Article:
It's a shame Ronald Belisario blew the save on Monday night, because it would've been nice for the postgame conversation to center around Chris Sale's gutsy (or erratic) six innings. While he spent most of the night working his way around a lot of traffic on the basepaths, he had a strange energy about him before the first baserunner reached.
In the first inning, He looked like he overthew his way into falling behind Steve Pearce, and he provided more evidence of an adrenaline overload with his reaction to ball four:
This was the second batter of the game. Perhaps Sale really wanted to strike out Pearce, who is the brother of Sale's teammate at Lakeland Senior High School in Florida, but it was strange to see flashes of Pissed Sale that early, and his start never normalized. The next batter, Adam Jones, went deep, and Sale and the Orioles decided they'd white-knuckle it the rest of the way.
Assuming the Brooks data holds upon its revision, Sale's fastball was down a tick from his previous three starts, although he threw harder as the game proceeded. He also went to his slider nearly as often as his change, which is something he's tried to avoid this season.
Some of the Orioles' success was due to simple regression -- he's not going to allow a 17 OPS+ all season. However, Sale didn't seem to have his best stuff, especially early on. The Orioles only swung and missed eight times, which was a low for a Sale start this year. Throw in some bad batted-ball luck and a couple suboptimal efforts behind him, and he basically spent the entire evening on the defensive.
Yet he limited Baltimore to just two runs over six innings despite allowing 13 baserunners. Sale seemed to think he was on the hook for a third run during his final battle against Pearce with two outs in the sixth.
Had the bullpen held the lead, we probably could've heard more about Sale's off-kilter night, and the thought process behind the departures in outcomes, pitch selections and reactions.
While I'm GIF'ing
Both halves of the third inning brought to mind a question I fielded on the podcast about Conor Gillaspie's defense. He grades out as a solidly below-average defender, but since he's not a butcher, it's difficult to get a feel for the degrees of shortcomings.That part requires a greater context, and unfortunately for Gillaspie, his context features a number of spectacular glove guys at the position.
When he plays head-to-head (or as close to it) against a great third baseman, the differences become more apparent.
Take Monday night, in which Gillaspie manned third for the Sox while Manny Machado, who is the league's best defensive third baseman, covered the position for the Orioles. They illustrated the differences between them over three plays in one inning.
In the top of the third, Machado saved a run with this backhand play on Jose Abreu's hard grounder:
That's a 50-50 play for a lot of third baseman, but Machado made it look well within his reach. The same thing goes for the play he made on a Dayan Viciedo bouncer to his left the very next batter.
Neither of those plays are eye-popping web gems by him. They might not even warrant mentioning if there weren't runners in scoring position, but that's just because he keeps his body under control from start to finish.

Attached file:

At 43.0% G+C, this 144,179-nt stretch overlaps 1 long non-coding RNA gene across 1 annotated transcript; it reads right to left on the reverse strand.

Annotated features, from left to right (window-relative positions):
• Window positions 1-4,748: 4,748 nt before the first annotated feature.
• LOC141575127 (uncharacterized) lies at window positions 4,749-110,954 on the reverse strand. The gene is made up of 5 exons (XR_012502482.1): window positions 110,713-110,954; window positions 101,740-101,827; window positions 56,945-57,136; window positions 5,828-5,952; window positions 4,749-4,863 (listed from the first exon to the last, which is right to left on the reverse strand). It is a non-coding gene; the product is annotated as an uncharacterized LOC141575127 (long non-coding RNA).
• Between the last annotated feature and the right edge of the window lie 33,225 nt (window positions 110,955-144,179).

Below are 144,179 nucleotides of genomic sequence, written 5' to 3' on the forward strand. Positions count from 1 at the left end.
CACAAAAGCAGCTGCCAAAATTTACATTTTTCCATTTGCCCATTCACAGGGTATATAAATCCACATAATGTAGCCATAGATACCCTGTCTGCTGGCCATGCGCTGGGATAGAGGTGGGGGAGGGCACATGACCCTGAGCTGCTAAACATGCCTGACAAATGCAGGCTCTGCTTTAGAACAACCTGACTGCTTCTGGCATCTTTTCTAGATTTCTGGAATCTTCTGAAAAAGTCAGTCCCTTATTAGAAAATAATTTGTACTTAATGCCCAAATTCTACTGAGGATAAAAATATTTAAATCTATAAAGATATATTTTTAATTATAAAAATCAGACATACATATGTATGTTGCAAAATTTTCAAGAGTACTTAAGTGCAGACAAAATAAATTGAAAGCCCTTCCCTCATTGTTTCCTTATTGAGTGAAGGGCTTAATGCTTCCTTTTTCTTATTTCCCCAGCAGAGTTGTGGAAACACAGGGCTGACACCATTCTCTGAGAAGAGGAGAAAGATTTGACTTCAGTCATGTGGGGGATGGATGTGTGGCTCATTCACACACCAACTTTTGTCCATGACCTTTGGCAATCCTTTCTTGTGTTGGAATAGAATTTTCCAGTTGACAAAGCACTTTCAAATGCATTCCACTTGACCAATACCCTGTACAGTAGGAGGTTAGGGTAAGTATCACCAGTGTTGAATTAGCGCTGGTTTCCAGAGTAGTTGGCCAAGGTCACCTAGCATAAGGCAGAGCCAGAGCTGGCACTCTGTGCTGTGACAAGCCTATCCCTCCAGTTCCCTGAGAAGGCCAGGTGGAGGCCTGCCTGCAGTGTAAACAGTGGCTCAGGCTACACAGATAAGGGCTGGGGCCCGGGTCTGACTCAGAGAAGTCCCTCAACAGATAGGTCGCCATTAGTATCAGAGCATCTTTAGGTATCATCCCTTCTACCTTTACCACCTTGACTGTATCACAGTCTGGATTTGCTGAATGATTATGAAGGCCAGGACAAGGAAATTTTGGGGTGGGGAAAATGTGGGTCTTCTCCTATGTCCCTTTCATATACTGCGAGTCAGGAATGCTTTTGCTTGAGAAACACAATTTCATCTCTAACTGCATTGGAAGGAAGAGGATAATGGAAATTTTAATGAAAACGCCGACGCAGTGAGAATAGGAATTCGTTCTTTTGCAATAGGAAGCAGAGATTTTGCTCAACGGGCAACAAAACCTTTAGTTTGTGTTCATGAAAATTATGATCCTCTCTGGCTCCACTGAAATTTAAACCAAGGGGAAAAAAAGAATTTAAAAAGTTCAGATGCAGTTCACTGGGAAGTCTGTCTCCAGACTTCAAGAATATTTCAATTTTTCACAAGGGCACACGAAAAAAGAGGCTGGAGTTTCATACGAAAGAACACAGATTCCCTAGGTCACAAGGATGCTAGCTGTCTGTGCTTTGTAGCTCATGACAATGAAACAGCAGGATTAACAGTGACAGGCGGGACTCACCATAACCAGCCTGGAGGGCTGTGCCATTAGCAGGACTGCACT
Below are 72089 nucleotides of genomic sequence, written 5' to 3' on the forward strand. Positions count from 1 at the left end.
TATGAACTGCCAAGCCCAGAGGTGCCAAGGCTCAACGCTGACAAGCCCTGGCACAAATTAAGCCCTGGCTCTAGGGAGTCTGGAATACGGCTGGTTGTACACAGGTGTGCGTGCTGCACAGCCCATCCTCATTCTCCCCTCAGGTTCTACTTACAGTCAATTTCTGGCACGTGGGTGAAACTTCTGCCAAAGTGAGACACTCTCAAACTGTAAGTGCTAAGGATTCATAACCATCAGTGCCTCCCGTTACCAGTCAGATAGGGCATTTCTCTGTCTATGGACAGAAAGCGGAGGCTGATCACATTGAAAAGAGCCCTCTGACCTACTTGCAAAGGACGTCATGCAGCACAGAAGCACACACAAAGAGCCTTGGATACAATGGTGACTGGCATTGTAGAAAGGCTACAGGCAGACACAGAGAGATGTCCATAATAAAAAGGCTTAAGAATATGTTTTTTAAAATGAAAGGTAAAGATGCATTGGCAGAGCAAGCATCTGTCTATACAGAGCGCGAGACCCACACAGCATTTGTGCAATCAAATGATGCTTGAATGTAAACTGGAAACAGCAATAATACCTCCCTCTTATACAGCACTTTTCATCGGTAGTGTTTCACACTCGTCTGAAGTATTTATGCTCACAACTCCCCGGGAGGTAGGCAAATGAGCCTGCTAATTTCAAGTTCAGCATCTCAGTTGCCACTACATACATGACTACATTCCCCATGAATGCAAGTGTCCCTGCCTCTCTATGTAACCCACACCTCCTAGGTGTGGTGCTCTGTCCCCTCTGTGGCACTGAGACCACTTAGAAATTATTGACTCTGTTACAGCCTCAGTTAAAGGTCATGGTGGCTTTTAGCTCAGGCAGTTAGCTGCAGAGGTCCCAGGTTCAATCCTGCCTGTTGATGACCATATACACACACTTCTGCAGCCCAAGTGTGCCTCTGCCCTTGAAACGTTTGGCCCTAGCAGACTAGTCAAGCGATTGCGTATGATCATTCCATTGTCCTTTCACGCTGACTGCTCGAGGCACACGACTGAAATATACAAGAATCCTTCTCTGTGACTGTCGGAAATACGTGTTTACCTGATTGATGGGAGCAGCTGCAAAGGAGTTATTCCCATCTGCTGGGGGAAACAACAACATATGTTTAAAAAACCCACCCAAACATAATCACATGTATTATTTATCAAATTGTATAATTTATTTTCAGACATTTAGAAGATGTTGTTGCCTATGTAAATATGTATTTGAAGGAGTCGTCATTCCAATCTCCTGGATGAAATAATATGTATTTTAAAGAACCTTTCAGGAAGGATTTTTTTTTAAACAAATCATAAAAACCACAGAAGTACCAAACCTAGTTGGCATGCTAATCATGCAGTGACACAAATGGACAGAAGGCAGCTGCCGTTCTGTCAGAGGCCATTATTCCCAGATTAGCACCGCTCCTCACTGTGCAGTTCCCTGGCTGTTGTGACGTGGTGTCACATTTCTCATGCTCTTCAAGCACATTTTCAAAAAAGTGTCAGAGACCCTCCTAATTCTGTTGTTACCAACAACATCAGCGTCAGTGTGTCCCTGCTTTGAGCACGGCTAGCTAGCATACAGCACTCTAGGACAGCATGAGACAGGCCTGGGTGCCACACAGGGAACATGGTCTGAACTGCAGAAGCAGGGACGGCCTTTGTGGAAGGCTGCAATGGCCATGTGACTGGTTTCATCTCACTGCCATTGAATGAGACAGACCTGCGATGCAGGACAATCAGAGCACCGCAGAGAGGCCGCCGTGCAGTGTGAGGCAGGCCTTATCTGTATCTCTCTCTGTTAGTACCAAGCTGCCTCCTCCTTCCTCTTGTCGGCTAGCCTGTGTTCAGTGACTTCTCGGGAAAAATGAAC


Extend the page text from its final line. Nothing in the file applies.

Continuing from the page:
Gillaspie, on the other hand...
If he had to do it over again, he probably wouldn't have hit the ground. That looked like a result of him anticipating a harder grounder, and not because his feet wouldn't have gotten him there. Still, it highlights the difference in their first-step abilities when Gillaspie has to dive in the first place. It's not flattering to most third basemen when you compare them to Machado, but this just provides some context on how a third baseman can make more or fewer plays compared to his peers.
Then there's Jose Abreu
Gut-punch losses are easier to overlook when a key player like Abreu delivers some highlights. He went 2-for-4, driving in runs with the aforementioned groundout, a solo homer and an RBI double.
The double capped off a tense six-pitch at-bat against the three-quarter, slider-slinging Ryan Webb, which you'd think would pose a difficult matchup for Abreu. But he laid off three different low-and-away pitches, and he punctuated two of his takes with a bat-slap.
Any time you see hand hitting the bat, it brings back bad memories of Carlos Quentin. But Quentin's fatal bat punch was a simple, reflexive act of frustration, whereas this is ... I don't know. He doesn't do it with every take or checked swing, and he does it with varying degrees of intensity. For instance, the first GIF looks like it captures Abreu reprimanding his bat for needing to be restrained from a bad slider, but the second GIF is more of a pat on the butt.
This may not be worth figuring out over the course of days, weeks or months, but it's better than talking about the ninth inning. Hopefully we'll see more of these either way, because that means he's not offering at garbage pitches.
It took less detective work to determine that Abreu hit Wei-Yin Chen's pitch a long, long way in the sixth inning -- although I was surprised by the delayed reaction of both broadcast booths.
Hawk Harrelson and Gary Thorne seemed to take their cues from Adam Jones, who tracked the ball with a moderate gait until he ran out of room with about 20 feet of air travel remaining. Their reaction made me second-guess my own, because it sounded like he crushed it off the bat.
If only they looked to the guy sitting behind the third-base dugout, because he knew what was up.